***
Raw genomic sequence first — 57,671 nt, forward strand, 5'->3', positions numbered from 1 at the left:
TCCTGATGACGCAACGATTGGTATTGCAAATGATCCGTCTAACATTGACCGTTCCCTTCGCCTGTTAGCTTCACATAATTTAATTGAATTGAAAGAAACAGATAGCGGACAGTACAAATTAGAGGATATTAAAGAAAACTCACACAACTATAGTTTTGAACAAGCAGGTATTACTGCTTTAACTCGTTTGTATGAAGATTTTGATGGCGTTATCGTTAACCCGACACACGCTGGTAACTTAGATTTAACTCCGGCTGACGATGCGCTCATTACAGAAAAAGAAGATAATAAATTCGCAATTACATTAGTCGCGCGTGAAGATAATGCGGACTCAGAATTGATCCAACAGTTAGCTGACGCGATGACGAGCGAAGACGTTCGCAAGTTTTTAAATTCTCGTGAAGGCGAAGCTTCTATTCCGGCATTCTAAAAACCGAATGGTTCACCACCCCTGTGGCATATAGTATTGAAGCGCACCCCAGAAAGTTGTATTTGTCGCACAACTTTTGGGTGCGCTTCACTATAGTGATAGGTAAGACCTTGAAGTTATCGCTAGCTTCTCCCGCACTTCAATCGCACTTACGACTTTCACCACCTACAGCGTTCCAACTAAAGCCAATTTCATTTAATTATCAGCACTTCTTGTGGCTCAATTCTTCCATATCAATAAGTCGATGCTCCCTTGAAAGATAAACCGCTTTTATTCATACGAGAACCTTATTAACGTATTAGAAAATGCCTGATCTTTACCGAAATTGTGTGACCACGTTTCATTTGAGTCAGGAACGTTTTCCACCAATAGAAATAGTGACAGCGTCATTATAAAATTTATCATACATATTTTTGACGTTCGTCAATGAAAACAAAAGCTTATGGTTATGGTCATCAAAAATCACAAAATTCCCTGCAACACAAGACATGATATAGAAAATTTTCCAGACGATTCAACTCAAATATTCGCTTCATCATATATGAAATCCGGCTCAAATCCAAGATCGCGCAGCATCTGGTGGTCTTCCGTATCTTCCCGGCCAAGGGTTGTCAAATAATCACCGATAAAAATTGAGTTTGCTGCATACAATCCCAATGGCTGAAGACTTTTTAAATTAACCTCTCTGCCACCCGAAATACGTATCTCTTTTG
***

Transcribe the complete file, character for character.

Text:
Raw genomic sequence first — 57,671 nt, forward strand, 5'->3', positions numbered from 1 at the left:
TCCTGATGACGCAACGATTGGTATTGCAAATGATCCGTCTAACATTGACCGTTCCCTTCGCCTGTTAGCTTCACATAATTTAATTGAATTGAAAGAAACAGATAGCGGACAGTACAAATTAGAGGATATTAAAGAAAACTCACACAACTATAGTTTTGAACAAGCAGGTATTACTGCTTTAACTCGTTTGTATGAAGATTTTGATGGCGTTATCGTTAACCCGACACACGCTGGTAACTTAGATTTAACTCCGGCTGACGATGCGCTCATTACAGAAAAAGAAGATAATAAATTCGCAATTACATTAGTCGCGCGTGAAGATAATGCGGACTCAGAATTGATCCAACAGTTAGCTGACGCGATGACGAGCGAAGACGTTCGCAAGTTTTTAAATTCTCGTGAAGGCGAAGCTTCTATTCCGGCATTCTAAAAACCGAATGGTTCACCACCCCTGTGGCATATAGTATTGAAGCGCACCCCAGAAAGTTGTATTTGTCGCACAACTTTTGGGTGCGCTTCACTATAGTGATAGGTAAGACCTTGAAGTTATCGCTAGCTTCTCCCGCACTTCAATCGCACTTACGACTTTCACCACCTACAGCGTTCCAACTAAAGCCAATTTCATTTAATTATCAGCACTTCTTGTGGCTCAATTCTTCCATATCAATAAGTCGATGCTCCCTTGAAAGATAAACCGCTTTTATTCATACGAGAACCTTATTAACGTATTAGAAAATGCCTGATCTTTACCGAAATTGTGTGACCACGTTTCATTTGAGTCAGGAACGTTTTCCACCAATAGAAATAGTGACAGCGTCATTATAAAATTTATCATACATATTTTTGACGTTCGTCAATGAAAACAAAAGCTTATGGTTATGGTCATCAAAAATCACAAAATTCCCTGCAACACAAGACATGATATAGAAAATTTTCCAGACGATTCAACTCAAATATTCGCTTCATCATATATGAAATCCGGCTCAAATCCAAGATCGCGCAGCATCTGGTGGTCTTCCGTATCTTCCCGGCCAAGGGTTGTCAAATAATCACCGATAAAAATTGAGTTTGCTGCATACAATCCCAATGGCTGAAGACTTTTTAAATTAACCTCTCTGCCACCCGAAATACGTATCTCTTTTG